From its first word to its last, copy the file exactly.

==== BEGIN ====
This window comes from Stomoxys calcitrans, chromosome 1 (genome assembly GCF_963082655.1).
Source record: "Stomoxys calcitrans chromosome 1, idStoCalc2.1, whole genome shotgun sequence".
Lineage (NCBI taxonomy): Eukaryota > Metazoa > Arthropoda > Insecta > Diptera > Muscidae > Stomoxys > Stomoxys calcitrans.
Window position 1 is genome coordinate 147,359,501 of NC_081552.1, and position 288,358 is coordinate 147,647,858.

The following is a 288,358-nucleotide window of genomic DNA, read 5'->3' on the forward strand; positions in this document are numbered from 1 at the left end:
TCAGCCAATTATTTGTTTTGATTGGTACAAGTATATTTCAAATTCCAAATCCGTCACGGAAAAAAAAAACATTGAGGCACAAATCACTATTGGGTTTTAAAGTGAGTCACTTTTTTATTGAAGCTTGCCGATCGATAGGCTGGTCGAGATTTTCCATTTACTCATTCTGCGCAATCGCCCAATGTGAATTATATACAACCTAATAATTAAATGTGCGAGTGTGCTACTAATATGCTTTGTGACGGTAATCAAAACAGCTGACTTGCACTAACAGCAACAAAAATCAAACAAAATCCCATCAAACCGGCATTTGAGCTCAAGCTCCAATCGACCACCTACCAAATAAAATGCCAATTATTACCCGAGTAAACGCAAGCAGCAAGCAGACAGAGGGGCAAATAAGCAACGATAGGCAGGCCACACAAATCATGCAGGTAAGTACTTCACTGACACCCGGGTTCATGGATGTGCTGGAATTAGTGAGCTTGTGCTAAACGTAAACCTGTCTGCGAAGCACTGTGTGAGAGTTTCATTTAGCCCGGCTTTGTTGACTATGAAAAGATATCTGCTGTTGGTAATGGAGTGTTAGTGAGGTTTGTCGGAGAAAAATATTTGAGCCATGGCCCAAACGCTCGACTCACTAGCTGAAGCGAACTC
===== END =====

This window comes from Stomoxys calcitrans, chromosome 1 (genome assembly GCF_963082655.1).
Source record: "Stomoxys calcitrans chromosome 1, idStoCalc2.1, whole genome shotgun sequence".
Lineage (NCBI taxonomy): Eukaryota > Metazoa > Arthropoda > Insecta > Diptera > Muscidae > Stomoxys > Stomoxys calcitrans.
Window position 1 is genome coordinate 147,359,501 of NC_081552.1, and position 288,358 is coordinate 147,647,858.

The following is a 288,358-nucleotide window of genomic DNA, read 5'->3' on the forward strand; positions in this document are numbered from 1 at the left end:
TCAGCCAATTATTTGTTTTGATTGGTACAAGTATATTTCAAATTCCAAATCCGTCACGGAAAAAAAAAACATTGAGGCACAAATCACTATTGGGTTTTAAAGTGAGTCACTTTTTTATTGAAGCTTGCCGATCGATAGGCTGGTCGAGATTTTCCATTTACTCATTCTGCGCAATCGCCCAATGTGAATTATATACAACCTAATAATTAAATGTGCGAGTGTGCTACTAATATGCTTTGTGACGGTAATCAAAACAGCTGACTTGCACTAACAGCAACAAAAATCAAACAAAATCCCATCAAACCGGCATTTGAGCTCAAGCTCCAATCGACCACCTACCAAATAAAATGCCAATTATTACCCGAGTAAACGCAAGCAGCAAGCAGACAGAGGGGCAAATAAGCAACGATAGGCAGGCCACACAAATCATGCAGGTAAGTACTTCACTGACACCCGGGTTCATGGATGTGCTGGAATTAGTGAGCTTGTGCTAAACGTAAACCTGTCTGCGAAGCACTGTGTGAGAGTTTCATTTAGCCCGGCTTTGTTGACTATGAAAAGATATCTGCTGTTGGTAATGGAGTGTTAGTGAGGTTTGTCGGAGAAAAATATTTGAGCCATGGCCCAAACGCTCGACTCACTAGCTGAAGCGAACTC